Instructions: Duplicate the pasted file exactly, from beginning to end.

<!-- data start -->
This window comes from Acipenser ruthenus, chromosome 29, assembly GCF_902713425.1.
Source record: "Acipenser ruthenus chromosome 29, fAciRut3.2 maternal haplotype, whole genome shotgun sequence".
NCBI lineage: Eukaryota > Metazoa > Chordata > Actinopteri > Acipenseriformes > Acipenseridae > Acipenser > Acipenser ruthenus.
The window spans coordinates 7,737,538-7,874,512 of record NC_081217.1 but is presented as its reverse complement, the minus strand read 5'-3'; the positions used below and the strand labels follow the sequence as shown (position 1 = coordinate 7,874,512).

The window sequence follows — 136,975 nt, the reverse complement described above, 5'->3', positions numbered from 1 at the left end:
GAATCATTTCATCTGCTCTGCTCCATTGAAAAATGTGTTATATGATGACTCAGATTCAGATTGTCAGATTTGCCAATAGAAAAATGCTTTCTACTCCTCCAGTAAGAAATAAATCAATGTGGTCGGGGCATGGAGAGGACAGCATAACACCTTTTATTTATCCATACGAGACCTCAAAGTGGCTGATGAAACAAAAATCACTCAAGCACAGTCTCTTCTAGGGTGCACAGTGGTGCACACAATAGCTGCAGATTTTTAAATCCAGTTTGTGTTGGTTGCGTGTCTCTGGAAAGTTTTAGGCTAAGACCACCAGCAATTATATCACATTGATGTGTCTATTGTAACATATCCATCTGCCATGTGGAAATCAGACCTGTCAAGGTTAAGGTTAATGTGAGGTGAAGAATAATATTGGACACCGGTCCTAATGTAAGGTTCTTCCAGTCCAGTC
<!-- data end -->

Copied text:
This window comes from Acipenser ruthenus, chromosome 29, assembly GCF_902713425.1.
Source record: "Acipenser ruthenus chromosome 29, fAciRut3.2 maternal haplotype, whole genome shotgun sequence".
NCBI lineage: Eukaryota > Metazoa > Chordata > Actinopteri > Acipenseriformes > Acipenseridae > Acipenser > Acipenser ruthenus.
The window spans coordinates 7,737,538-7,874,512 of record NC_081217.1 but is presented as its reverse complement, the minus strand read 5'-3'; the positions used below and the strand labels follow the sequence as shown (position 1 = coordinate 7,874,512).

The window sequence follows — 136,975 nt, the reverse complement described above, 5'->3', positions numbered from 1 at the left end:
GAATCATTTCATCTGCTCTGCTCCATTGAAAAATGTGTTATATGATGACTCAGATTCAGATTGTCAGATTTGCCAATAGAAAAATGCTTTCTACTCCTCCAGTAAGAAATAAATCAATGTGGTCGGGGCATGGAGAGGACAGCATAACACCTTTTATTTATCCATACGAGACCTCAAAGTGGCTGATGAAACAAAAATCACTCAAGCACAGTCTCTTCTAGGGTGCACAGTGGTGCACACAATAGCTGCAGATTTTTAAATCCAGTTTGTGTTGGTTGCGTGTCTCTGGAAAGTTTTAGGCTAAGACCACCAGCAATTATATCACATTGATGTGTCTATTGTAACATATCCATCTGCCATGTGGAAATCAGACCTGTCAAGGTTAAGGTTAATGTGAGGTGAAGAATAATATTGGACACCGGTCCTAATGTAAGGTTCTTCCAGTCCAGTC